A Messianic rabbi charged in the Capitol riot wants to pay a $50 fine instead of going to prison

A Messianic rabbi charged in the Capitol riot wants to pay a $50 fine instead of going to prison
Michael Stepakoff argued he should be fined $50 for his role in the January 6, 2021, attack on the Capitol.US attorney's office
  • A rabbi who stormed the Capitol argued that he should receive a small fine rather than prison time.
  • Michael Stepakoff compared his conduct to that of a woman who protested Justice Brett Kavanaugh.

In Palm Harbor, Florida, Michael Stepakoff is known as "Rabbi Mike" among the congregation at Temple New Jerusalem. In the realm of Tampa Bay area youth sports, he's "Coach Mike" during the basketball and football seasons.

In Washington, DC, the Messianic rabbi is among the more than 700 charged in connection with the January 6, 2021, attack on the Capitol, which he admitted to unlawfully entering as Congress prepared to certify now-President Joe Biden's defeat of Donald Trump. But, in a court filing ahead of his sentencing next week, Stepakoff stood out with an eye-catching argument from his defense lawyer: Rather than face prison time, he should have been allowed to pay a $50 fine and have his case dismissed.

The argument came in a court filing this week from Stepakoff's defense lawyer, Marina Medvin, who also accused the Justice Department of creating "public shaming" webpages for Capitol riot defendants — "a modern-day version of tar and feathering," she wrote.

Medvin sought to draw a connection between Stepakoff's case and that of a woman who was arrested in 2018 while protesting Justice Brett Kavanaugh's nomination to the Supreme Court. The woman was charged in the District of Columbia's local court, Medvin wrote, but had her case dismissed after paying a $50 fine.

"Mr. Stepakoff should have walked away with a dismissal disposition and a $50 forfeiture after his arrest," like the Kavanaugh protestor, Medvin wrote. "Instead, he has been punished for the duration of one year through supervised release and prosecution, and then convicted under federal law — albeit of a petty offense."


"The most significant difference between the two — politics," she added. "Mr. Stepakoff entered amid a crowd of Trump supporters," whereas the Kavanaugh protestor entered with a progressive women's group.

In the aftermath of the January 6 attack, some Capitol rioters have avoided incarceration entirely while others accused of engaging in violence have received years-long prison terms. On the eve of the first anniversary of the Capitol attack, Attorney General Merrick Garland appeared to address criticism that the Justice Department has taken too lenient an approach toward the January 6 defendants, saying "a necessary consequence of the prosecutorial approach of charging less serious offenses first is that courts impose shorter sentences before they impose longer ones."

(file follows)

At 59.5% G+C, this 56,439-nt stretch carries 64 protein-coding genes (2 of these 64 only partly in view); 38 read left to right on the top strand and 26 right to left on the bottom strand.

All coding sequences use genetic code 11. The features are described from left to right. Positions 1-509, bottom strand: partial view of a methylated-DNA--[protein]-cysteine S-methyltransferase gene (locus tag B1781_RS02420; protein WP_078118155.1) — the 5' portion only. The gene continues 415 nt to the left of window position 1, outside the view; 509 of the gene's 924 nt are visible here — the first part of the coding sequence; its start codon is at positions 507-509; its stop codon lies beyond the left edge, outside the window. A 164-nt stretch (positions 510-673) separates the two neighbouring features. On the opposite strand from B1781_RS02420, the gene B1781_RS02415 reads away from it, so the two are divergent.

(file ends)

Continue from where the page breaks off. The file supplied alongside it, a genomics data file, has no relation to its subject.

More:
Medvin asserted in her court filing this week that Stepakoff had prepaid "in good faith" the $500 fine that has been imposed on multiple low-level January 6 defendants to help cover the cost of repairing the Capitol, "even though Mr. Stepakoff had committed no destruction or direct property damage."

In its own court filing, the Justice Department recommended that Stepakoff receive a two-week prison sentence followed by three years of probation, describing the him as "a former attorney suspended from the practice of law and a member of the clergy." Federal prosecutors urged Judge Rudolph Contreras to also order 60 hours of community service.

The Justice Department noted that Stepakoff saw "warning signs," including other rioters scaling the walls of the Capitol, and entered the building through a doorway 12 minutes after it was forcibly breached. Stepakoff later glorified the January 6 attack on social media and maintains that he was unaware that he was not authorized to enter the Capitol, "despite being educated in the law as a lawyer who practiced criminal law for a decade," prosecutors said.


Medvin said the Justice Department has the "advantageous benefit of hindsight" and that Stepakoff, while in a "roaring crowd, had a limited viewpoint and did not share the advantage of the government's omniscient luxury while living through the moment."

Stepakoff is set to be sentenced on January 20 — the one-year anniversary of Biden's inauguration.